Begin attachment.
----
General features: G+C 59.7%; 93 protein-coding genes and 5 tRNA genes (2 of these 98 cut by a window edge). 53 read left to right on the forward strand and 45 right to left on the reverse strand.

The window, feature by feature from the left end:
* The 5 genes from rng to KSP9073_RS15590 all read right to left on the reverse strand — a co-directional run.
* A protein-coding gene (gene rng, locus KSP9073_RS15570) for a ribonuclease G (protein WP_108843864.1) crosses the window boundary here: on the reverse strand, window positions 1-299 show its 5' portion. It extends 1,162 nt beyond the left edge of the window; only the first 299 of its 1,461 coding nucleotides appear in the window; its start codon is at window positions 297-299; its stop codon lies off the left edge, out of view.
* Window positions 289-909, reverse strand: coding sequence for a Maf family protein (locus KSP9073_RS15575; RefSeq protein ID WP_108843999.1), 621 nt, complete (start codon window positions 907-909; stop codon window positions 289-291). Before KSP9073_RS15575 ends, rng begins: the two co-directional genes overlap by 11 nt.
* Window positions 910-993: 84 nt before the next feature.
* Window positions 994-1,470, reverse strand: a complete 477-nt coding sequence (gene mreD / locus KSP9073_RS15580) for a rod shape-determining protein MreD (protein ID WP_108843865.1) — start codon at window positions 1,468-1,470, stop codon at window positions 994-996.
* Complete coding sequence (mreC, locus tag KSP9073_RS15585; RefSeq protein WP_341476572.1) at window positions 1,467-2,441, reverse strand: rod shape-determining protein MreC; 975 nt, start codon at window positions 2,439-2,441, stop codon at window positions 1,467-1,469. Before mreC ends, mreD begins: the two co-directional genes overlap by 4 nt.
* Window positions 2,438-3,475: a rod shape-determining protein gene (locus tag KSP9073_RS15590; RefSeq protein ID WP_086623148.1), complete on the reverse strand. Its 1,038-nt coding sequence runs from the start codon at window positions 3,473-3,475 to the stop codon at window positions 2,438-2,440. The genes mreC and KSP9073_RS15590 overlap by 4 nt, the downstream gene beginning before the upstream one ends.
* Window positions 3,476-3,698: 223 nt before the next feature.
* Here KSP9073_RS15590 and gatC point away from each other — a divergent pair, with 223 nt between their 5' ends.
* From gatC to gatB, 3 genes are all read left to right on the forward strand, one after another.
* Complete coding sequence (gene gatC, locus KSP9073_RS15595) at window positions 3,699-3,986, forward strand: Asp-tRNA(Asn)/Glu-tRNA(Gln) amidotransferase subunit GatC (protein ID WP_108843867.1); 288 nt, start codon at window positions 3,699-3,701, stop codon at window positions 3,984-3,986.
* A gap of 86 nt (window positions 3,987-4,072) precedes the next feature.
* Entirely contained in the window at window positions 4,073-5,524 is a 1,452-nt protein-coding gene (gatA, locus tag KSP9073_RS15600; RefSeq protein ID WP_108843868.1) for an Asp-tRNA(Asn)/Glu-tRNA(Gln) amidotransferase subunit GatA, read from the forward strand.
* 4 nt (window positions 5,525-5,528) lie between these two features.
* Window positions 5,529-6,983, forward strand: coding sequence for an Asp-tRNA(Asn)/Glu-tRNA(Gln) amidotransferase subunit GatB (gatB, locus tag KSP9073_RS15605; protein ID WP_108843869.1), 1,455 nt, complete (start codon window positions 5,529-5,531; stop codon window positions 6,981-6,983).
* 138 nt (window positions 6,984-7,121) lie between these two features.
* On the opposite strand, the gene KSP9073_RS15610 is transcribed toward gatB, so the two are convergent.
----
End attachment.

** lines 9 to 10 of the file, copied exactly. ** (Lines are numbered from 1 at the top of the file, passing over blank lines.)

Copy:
* Window positions 2,438-3,475: a rod shape-determining protein gene (locus tag KSP9073_RS15590; RefSeq protein ID WP_086623148.1), complete on the reverse strand. Its 1,038-nt coding sequence runs from the start codon at window positions 3,473-3,475 to the stop codon at window positions 2,438-2,440. The genes mreC and KSP9073_RS15590 overlap by 4 nt, the downstream gene beginning before the upstream one ends.
* Window positions 3,476-3,698: 223 nt before the next feature.